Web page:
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TSA Chronicles, Cream Cheese Edition

Alan Pisarski, a transportation scholar featured in our podcast about the disappearance of hitchhiking, writes in to say:

My niece was back home in Milwaukee visiting family and stocked up on bagels, lox, and cream cheese to take home to Kentucky (forget for our purposes the madness of thinking that Milwaukee has a clue about bagels etc. – she is right – at least they have heard of them in contrast to KY).  Anyways, the wonderful folk at TSA said she could take the bagels on board and the lox, but the cream cheese was out! But being proud civil servants – an oxymoron if ever there was one — they agreed that it would be okay, and she could bring it on board, if the cream cheese was spread on the bagels. Please write this down for future reference.

(Photo: Matthew Mendoza)

I flew the other day with my kids and we discovered that children under 12 no longer have to remove their shoes at the security checkpoint. My daughter was disappointed. To her, going through the line barefoot is one of the highlights of flying.

As someone who flies a lot, I don’t find the security process as onerous as many others do — but that’s probably because I fly a lot and have the drill down. Also: I find that most waits are much shorter than the “endless” lines reported in just about every news report about airport security. (Such reports are also grammatically corrupt, as even very long lines are hardly “endless.”)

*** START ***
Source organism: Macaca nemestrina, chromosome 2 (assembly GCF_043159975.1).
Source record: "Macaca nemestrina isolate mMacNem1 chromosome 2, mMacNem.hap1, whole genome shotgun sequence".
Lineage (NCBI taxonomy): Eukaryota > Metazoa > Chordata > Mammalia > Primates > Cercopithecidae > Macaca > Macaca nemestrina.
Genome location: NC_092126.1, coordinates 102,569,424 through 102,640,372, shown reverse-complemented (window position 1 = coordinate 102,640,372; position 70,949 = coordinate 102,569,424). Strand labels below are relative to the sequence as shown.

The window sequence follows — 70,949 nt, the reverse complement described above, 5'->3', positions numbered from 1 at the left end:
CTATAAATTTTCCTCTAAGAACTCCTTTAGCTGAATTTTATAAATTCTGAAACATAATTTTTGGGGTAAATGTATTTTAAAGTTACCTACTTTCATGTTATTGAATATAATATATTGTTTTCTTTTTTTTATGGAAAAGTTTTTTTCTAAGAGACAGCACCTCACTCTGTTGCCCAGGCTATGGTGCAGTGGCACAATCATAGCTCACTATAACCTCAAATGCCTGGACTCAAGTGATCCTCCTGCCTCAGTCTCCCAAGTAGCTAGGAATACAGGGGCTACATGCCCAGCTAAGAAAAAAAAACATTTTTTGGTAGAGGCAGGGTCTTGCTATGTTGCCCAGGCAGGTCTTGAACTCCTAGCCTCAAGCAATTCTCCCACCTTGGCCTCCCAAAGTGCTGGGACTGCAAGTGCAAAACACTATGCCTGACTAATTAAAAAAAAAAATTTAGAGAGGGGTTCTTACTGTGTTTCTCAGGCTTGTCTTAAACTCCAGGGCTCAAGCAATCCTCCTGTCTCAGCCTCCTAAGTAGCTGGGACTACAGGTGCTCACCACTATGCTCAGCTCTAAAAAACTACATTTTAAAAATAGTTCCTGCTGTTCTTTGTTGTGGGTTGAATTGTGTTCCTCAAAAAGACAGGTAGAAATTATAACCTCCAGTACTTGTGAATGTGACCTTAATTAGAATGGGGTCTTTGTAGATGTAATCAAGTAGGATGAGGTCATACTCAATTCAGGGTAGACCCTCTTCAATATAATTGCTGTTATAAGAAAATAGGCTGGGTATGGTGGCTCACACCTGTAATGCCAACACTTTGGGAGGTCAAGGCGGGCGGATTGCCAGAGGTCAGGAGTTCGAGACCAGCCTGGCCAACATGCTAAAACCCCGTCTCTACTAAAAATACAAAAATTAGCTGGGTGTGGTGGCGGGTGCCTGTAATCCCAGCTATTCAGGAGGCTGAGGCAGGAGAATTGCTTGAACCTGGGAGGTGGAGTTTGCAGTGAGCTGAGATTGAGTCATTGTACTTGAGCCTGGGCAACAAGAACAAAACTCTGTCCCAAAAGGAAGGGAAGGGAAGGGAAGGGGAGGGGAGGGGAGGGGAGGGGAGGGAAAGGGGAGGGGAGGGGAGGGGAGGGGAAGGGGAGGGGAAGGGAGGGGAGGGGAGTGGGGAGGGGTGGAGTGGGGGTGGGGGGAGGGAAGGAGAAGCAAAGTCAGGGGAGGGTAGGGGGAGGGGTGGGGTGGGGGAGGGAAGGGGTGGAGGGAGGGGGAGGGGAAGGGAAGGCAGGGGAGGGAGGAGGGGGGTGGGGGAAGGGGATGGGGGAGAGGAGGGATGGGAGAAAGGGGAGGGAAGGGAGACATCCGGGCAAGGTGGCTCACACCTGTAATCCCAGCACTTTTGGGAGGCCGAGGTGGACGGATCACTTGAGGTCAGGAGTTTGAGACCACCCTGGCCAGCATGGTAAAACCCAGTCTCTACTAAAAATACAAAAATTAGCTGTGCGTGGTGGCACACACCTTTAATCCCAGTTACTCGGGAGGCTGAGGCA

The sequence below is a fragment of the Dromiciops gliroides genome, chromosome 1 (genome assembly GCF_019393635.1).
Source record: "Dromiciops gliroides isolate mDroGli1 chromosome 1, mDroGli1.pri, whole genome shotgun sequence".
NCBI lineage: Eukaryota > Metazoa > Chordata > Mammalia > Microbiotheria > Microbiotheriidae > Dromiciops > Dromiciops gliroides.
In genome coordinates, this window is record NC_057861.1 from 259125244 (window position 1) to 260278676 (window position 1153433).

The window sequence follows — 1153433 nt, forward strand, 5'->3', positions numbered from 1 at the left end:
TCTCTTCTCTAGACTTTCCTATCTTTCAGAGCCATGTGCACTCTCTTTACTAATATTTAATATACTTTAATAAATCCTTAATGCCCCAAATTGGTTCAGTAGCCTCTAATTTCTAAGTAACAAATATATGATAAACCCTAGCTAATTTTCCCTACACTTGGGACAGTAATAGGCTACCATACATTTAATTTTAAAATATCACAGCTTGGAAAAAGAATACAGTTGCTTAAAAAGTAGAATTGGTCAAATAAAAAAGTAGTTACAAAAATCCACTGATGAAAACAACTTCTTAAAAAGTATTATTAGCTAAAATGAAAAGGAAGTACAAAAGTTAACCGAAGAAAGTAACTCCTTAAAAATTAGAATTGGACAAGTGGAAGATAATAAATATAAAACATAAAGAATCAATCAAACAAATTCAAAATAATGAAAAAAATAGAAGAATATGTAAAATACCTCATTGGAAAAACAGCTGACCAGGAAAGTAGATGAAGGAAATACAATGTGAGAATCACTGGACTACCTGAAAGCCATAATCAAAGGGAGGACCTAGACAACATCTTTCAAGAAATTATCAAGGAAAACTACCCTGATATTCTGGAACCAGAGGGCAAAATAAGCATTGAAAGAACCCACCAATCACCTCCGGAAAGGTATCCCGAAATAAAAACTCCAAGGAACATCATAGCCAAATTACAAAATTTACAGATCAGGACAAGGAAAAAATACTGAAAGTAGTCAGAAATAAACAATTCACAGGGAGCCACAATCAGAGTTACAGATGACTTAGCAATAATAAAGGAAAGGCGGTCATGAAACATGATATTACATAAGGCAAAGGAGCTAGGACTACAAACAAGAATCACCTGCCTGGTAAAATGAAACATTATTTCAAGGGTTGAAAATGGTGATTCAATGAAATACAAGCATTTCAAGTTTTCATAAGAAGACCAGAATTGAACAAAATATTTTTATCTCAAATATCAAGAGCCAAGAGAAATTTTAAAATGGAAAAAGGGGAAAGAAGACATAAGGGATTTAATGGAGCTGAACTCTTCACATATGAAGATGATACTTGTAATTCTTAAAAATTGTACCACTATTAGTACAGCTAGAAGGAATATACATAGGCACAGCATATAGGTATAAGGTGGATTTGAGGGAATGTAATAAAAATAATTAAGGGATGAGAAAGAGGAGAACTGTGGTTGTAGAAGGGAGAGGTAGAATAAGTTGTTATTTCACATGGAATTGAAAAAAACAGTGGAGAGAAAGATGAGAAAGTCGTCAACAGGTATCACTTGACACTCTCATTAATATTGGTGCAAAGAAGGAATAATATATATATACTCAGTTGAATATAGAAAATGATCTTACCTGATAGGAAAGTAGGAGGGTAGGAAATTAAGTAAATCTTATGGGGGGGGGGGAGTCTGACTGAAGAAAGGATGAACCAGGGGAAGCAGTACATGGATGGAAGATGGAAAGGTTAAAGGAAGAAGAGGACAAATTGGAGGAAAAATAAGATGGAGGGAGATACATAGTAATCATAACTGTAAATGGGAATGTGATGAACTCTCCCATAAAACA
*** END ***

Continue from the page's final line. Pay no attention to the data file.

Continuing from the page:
What is frustrating, I believe, is a lack of consistency and transparency. Different airports do things differently; different crews at the same airport do things differently; procedures change and change again and change back to the original procedure. Check out, for instance, this cupcake story, with a very good quote:

“The TSA at Logan Airport said the cupcakes looked delicious and told us to have a great trip. But in Las Vegas, they were dangerous. They shouldn’t be delicious in one part of the country and a security threat in the other.”

That said, since the goal of security is to thwart attackers (rather than simply frustrate fliers), minimal consistency and transparency is probably a good thing.

Or, if you’re of the opinion that airport security is actually security theater, you can read the latest version of that argument in Vanity Fair, with Charles Mann taking security dude Bruce Schneier to the airport. Here’s part of the article’s subhead: “As you stand in endless lines this holiday season, here’s a comforting thought: all those security measures accomplish nothing, at enormous cost.”